Excessive exception size cost ...

Caolán McNamara caolanm at redhat.com
Tue Mar 27 04:53:46 PDT 2012

On Thu, 2012-03-08 at 17:05 +0000, Michael Meeks wrote:
> 	So - because of the expert skepticism of my estimate of where the
> wasteage is: ie. exception unwind tables, I re-ran my relocstats.pl tool
> (which I've checked in here):

So, here's my numbers.

Firstly x86_64 product-mode, no symbols, code-as-it-is-in-master

 code            140465kb - 40%
 exceptions      49501kb - 14%
 Total: 358418576 bytes

Then with relocstat-no-inline.patch applied to add additional
rtl_string2UString_throw vs rtl_string2UString etc entry points in order
to extract the "if (pData == 0) throw bad_alloc;" out from the inline
OUString constructors and into standalone functions which are allowed to

 code            140273kb - 40%
 exceptions      49485kb - 14%
 Total: 358116559 bytes

So, a total reduction in size of 294k bytes with that patch applied.
a 192k reduction in code-section-size

Then with relocstat.no-throws.patch applied instead to simply delete the
std::bad_alloc throws

 code            139542kb - 40%
 exceptions      48011kb - 14%
 Total: 356163070 bytes

which makes a far more hefty 2000k over-all reduction with that patch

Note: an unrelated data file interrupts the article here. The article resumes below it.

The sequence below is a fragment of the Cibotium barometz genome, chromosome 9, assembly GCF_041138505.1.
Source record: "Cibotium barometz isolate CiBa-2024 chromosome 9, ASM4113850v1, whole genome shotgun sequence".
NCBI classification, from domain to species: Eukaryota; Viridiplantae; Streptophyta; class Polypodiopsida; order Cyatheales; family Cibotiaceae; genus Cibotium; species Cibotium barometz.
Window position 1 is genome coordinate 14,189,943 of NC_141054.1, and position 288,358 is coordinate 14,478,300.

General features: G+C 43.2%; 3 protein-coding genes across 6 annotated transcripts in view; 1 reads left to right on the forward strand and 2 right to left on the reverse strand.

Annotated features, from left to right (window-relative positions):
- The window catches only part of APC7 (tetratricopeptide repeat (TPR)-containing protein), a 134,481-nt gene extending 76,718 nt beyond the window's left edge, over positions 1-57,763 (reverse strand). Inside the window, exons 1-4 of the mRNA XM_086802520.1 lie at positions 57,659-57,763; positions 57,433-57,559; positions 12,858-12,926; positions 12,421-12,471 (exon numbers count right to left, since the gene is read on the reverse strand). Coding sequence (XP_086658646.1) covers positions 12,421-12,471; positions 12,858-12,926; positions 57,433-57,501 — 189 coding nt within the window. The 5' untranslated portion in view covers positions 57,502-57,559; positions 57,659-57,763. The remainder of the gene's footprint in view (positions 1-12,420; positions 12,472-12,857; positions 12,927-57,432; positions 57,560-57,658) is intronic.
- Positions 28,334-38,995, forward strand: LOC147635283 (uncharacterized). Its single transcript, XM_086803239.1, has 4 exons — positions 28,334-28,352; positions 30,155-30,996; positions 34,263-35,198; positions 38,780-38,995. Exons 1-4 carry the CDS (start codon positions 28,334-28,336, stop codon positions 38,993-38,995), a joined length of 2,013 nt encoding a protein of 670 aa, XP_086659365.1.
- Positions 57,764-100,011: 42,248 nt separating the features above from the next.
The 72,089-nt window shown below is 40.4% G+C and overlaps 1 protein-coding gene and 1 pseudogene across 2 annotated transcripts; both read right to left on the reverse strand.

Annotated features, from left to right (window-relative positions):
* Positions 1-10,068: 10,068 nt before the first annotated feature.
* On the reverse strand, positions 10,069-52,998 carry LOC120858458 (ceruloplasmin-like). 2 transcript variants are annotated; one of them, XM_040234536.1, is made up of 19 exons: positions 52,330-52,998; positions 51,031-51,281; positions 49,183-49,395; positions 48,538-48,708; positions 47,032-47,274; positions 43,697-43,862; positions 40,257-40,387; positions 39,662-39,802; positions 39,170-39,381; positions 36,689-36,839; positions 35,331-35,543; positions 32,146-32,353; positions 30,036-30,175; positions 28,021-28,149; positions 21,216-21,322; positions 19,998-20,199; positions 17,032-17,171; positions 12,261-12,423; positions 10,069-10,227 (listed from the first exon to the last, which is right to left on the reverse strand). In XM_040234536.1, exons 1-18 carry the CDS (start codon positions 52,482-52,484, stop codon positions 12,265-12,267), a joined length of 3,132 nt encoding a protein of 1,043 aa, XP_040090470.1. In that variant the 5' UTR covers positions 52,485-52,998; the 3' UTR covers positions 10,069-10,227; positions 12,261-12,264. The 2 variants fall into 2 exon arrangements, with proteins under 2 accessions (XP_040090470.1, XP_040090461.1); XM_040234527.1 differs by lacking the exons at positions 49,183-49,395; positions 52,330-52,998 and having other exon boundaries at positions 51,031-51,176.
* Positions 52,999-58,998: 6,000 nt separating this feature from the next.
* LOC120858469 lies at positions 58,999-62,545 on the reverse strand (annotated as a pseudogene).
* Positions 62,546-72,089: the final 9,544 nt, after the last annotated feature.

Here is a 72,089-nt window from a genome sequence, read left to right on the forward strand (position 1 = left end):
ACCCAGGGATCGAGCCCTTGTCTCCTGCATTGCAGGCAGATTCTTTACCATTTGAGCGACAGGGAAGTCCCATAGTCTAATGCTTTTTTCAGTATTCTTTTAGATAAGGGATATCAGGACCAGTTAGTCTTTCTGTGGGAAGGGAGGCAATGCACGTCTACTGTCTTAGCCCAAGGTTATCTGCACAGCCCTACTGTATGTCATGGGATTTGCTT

applied instead. A 923k reduction in code-section-size.

> 	Perhaps what is more frightening, is the sheer weight of the exception
> information: we have fourty-eight (48) Mb of exception unwind
> information vs. 75Mb of cod

They are frighteningly huge alright. On the other hand, presumably those
sections aren't loaded unless an exception actually gets thrown (?) so
does their presence matter performance-wise.

> 	It is also a markedly higher proportion than mozilla:

Maybe large bits of mozilla are compiled without exceptions ?,
historically at least given https://developer.mozilla.org/en/C
++_Portability_Guide#Don%27t_use_exceptions exceptions seems to have
been avoided.

> 	We can also see that of the two potential causes of bloat removal of
> not doing this:
> 	a) not in-lining:
> 		if (error_return) throw ::std::bad_alloc();

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